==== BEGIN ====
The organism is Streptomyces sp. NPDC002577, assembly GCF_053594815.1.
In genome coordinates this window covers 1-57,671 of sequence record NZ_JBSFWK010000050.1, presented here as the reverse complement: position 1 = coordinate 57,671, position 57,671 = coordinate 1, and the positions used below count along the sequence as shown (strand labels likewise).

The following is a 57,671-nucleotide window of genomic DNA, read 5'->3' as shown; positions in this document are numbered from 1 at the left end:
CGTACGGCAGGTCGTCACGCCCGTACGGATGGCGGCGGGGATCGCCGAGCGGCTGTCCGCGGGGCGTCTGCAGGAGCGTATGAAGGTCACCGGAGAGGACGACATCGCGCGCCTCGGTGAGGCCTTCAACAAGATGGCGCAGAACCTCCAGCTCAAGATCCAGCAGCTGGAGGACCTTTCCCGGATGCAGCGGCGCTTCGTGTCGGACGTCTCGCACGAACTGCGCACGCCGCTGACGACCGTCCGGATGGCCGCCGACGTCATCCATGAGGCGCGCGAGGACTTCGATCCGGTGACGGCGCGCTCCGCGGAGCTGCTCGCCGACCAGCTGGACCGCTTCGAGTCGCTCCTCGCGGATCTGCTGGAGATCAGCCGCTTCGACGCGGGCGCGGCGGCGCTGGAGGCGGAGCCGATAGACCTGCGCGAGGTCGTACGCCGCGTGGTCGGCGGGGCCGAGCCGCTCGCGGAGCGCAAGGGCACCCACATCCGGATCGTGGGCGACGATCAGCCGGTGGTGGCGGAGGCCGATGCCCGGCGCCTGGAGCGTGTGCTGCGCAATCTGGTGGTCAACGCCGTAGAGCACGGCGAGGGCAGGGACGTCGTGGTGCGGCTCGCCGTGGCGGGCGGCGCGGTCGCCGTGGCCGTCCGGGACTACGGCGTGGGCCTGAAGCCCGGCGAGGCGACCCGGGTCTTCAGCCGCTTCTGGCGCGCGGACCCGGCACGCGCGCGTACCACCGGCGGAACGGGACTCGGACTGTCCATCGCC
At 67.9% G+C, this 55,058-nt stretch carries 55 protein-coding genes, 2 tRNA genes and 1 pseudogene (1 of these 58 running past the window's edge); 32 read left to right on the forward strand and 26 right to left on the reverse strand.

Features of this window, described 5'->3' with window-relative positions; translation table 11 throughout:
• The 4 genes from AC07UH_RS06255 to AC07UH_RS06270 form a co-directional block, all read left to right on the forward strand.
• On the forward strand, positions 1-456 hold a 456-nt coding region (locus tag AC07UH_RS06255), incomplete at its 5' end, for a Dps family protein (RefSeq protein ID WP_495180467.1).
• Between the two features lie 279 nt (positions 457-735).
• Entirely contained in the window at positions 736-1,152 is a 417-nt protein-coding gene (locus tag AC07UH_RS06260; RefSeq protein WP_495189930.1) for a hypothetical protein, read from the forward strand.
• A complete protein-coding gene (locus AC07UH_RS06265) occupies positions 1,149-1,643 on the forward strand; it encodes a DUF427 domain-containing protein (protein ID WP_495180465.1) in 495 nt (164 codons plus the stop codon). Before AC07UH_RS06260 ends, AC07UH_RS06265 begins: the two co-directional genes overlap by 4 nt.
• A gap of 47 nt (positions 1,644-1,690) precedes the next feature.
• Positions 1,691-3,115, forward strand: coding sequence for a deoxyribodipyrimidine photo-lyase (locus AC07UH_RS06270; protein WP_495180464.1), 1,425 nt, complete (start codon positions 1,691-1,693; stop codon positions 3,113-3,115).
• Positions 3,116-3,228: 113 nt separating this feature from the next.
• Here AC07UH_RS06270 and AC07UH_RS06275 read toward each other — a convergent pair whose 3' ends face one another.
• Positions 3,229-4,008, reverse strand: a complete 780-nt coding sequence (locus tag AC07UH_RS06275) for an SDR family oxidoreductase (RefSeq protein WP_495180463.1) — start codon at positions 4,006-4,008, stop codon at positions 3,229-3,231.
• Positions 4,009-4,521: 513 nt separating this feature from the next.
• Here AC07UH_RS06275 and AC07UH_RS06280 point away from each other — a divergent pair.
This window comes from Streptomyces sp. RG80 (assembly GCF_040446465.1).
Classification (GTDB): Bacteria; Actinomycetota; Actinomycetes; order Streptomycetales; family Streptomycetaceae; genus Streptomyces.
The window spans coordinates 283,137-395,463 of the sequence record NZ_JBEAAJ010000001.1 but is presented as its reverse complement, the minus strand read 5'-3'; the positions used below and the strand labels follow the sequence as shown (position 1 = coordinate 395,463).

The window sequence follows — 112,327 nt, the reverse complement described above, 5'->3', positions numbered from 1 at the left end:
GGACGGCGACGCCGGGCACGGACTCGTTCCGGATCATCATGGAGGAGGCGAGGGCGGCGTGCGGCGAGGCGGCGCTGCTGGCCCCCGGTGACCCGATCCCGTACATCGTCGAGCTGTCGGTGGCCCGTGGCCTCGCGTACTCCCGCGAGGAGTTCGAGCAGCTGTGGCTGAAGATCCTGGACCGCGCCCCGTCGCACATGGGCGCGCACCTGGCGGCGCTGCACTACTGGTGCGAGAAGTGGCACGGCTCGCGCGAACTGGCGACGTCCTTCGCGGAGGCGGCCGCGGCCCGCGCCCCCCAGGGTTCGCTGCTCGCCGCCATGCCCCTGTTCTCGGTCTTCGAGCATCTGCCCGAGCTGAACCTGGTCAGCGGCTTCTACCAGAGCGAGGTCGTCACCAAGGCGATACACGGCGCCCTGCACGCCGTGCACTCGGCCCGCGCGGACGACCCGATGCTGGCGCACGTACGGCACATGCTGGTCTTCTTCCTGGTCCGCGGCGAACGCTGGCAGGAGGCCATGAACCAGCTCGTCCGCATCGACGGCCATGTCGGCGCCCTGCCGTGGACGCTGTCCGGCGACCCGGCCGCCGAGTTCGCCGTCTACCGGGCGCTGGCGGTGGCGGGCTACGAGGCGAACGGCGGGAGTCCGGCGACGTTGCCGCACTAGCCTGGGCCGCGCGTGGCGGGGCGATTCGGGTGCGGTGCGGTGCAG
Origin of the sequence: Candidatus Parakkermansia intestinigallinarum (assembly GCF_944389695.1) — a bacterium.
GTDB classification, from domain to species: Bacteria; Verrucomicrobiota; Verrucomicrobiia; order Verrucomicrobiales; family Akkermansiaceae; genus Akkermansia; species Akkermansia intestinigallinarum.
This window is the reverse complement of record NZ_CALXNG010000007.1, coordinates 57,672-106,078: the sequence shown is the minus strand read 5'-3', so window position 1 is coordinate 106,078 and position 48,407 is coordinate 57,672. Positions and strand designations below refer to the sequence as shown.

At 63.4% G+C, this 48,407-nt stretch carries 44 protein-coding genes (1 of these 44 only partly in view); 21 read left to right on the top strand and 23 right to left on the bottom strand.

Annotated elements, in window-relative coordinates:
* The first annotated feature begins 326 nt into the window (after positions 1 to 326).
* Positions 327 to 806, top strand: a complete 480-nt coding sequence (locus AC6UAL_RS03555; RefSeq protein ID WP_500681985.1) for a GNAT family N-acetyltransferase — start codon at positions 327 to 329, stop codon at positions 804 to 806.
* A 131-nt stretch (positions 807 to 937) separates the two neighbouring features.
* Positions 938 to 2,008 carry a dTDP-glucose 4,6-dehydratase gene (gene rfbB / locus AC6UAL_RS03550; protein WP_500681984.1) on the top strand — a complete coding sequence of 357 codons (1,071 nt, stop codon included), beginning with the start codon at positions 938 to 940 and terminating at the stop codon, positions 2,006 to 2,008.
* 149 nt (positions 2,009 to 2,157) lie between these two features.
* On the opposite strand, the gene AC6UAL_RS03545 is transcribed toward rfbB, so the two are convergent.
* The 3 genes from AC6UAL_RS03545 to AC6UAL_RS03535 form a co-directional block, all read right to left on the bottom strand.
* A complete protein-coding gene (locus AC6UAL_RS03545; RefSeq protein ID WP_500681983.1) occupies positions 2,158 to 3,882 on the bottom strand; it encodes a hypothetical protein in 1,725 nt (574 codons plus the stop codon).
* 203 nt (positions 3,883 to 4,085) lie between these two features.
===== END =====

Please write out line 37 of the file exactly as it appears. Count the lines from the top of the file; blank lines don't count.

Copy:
* 203 nt (positions 3,883 to 4,085) lie between these two features.